The Father is a 2020 psychological drama film, co-written and directed by Florian Zeller, in his directorial debut. He co-wrote it with fellow playwright Christopher Hampton based on Zeller's 2012 play 'Le Père', which is part of a trilogy that also includes 'Le Fils' and 'The Mother'.
A French-British co-production, the film stars Sir Anthony Hopkins, Olivia Colman, Mark Gatiss, Imogen Poots, Rufus Sewell, and Olivia Williams, and follows an octogenarian man living with dementia.
It was announced in May 2019 that Florian Zeller was to direct a screenplay with Christopher Hampton based on his play. Anthony Hopkins and Olivia Colman were cast in the film. Olivia Williams, Rufus Sewell, Imogen Poots and Mark Gatiss joined later that month, with filming beginning on 13 May. Filming locations included West London Film Studios, and Hayes, Hillingdon.
Review aggregator Rotten Tomatoes reports that 98% of were positive. The website's critics consensus reads: "Led by stellar performances and artfully helmed by writer-director Florian Zeller, The Father presents a devastatingly empathetic portrayal of dementia." Metacritic assigned it a weighted average score of 88 out of 100, indicating "universal acclaim". According to PostTrak, 84% of audience members gave the film a positive score.
Writing for Variety, Owen Gleiberman said "The Father does something that few movies about mental deterioration in old age have brought off in quite this way, or this fully. It places us in the mind of someone losing his mind—and it does so by revealing that mind to be a place of seemingly rational and coherent experience."
For The Guardian, Benjamin Lee wrote of Hopkins's performance: "It's astounding, heartbreaking work, watching him try to rationally explain to himself and those around him what he's experiencing. In some of the film's most quietly upsetting moments, his world has shifted yet again but he remains silent, knowing that any attempt to question what he's woken up to will only fall on deaf ears. Hopkins runs the full gamut of emotions from fury to outrage to longing for his mother like a little child and never once does it feel like a constructed character bit, despite our association with him as an actor with a storied career."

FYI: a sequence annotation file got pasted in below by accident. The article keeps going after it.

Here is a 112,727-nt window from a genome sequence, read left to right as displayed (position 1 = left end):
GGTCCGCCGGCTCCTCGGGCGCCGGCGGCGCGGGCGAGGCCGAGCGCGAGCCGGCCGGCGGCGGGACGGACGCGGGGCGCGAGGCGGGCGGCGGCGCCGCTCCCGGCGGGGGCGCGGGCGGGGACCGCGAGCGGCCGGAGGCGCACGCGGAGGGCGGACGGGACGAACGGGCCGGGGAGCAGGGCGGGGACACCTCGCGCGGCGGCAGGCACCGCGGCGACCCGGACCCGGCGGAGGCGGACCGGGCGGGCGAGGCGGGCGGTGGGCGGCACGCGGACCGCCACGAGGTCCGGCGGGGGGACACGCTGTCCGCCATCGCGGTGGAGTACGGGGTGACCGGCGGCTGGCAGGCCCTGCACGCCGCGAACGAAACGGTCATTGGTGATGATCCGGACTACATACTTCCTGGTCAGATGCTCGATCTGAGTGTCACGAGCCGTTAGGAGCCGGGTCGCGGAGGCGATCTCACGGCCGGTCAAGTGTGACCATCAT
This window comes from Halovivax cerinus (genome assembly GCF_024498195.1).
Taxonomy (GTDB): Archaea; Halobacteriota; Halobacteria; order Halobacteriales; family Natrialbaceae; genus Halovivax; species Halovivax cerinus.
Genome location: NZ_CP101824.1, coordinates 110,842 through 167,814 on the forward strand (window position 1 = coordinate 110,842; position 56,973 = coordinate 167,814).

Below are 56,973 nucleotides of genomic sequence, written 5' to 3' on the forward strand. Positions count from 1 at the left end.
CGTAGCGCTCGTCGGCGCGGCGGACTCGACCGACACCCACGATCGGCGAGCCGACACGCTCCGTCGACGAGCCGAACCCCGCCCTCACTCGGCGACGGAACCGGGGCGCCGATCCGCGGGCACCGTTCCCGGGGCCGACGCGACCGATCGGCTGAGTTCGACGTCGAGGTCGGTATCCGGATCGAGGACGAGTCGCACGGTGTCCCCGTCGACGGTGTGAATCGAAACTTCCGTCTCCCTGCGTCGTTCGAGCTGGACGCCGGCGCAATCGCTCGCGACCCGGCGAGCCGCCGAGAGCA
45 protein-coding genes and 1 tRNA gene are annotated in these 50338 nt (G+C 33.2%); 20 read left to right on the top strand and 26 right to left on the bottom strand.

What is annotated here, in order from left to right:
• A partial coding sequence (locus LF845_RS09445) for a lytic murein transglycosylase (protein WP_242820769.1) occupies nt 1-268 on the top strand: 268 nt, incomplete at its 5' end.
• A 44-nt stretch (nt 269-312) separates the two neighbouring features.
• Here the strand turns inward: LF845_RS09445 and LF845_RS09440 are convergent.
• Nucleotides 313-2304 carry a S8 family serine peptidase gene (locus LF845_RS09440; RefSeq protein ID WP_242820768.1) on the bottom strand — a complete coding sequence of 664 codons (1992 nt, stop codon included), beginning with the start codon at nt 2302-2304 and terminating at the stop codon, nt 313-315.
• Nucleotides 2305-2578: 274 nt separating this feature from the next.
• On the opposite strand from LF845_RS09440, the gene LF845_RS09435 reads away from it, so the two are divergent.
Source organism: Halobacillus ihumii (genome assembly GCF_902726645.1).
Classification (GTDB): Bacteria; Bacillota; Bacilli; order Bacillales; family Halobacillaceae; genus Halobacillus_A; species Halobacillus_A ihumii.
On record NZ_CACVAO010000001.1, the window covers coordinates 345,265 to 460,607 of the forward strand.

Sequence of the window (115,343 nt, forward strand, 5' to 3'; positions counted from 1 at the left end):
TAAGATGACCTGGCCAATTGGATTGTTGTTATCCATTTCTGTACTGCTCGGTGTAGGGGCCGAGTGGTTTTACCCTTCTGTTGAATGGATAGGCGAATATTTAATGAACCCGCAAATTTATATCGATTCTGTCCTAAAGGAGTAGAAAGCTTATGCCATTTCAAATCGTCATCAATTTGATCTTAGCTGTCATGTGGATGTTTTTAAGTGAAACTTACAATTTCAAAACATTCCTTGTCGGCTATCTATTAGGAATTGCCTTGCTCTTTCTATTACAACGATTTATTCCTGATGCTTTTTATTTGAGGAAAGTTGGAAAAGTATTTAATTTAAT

Todd McCarthy of The Hollywood Reporter wrote: "The best film about the wages of aging ....The Father takes a bracingly insightful, subtle and nuanced look at encroaching dementia and the toll it takes on those in close proximity to the afflicted. Fronted by a stupendous performance from Anthony Hopkins as a proud [man] in denial of his condition, this penetrating work marks an outstanding directorial debut by the play's French author Florian Zeller."
Writing for Indiewire, David Ehrlich said: "Zeller adapts his award-winning play of the same name with steely vision and remarkable confidence, as the writer-director makes use of the camera like he's been standing behind one for his entire life. ... In Zeller's hands, what appears to be a conventional-seeming portrait of an unmoored old man as he rages against his daughter and caretaker slowly reveals itself to be the brilliant study of a mind at sea, and of the indescribable pain of watching someone drown."
Writing for The New York Times, Jeannette Catsoulis said The Father is "stupendously effective" and described it as a "majestic depiction of things falling away".
The Guardian's Anne Billson ranked Hopkins's performance in the film as the best of his career.
At the 93rd Academy Awards, Hopkins won Best Actor and Zeller and Hampton won Best Adapted Screenplay; the film received six nominations in total, including Best Picture and Best Supporting Actress (Colman). Hopkins became the oldest actor, at 83 years, to win the Best Actor Oscar.
At the 78th Golden Globe Awards, the film received four nominations, including Best Motion Picture – Drama, and it received six nominations at the 74th British Academy Film Awards, winning Best Actor (Hopkins) and Best Adapted Screenplay.
In addition, Hopkins and Colman were nominated for Outstanding Leading Actor and Outstanding Supporting Actress respectively at the 27th Screen Actors Guild Awards.
Anthony Hopkins as Anthony
Olivia Colman as Anne
Rufus Sewell as Paul
Imogen Poots as Laura
Olivia Williams as The Woman
Mark Gatiss as The Man
Ayesha Dharker as Dr. Sarai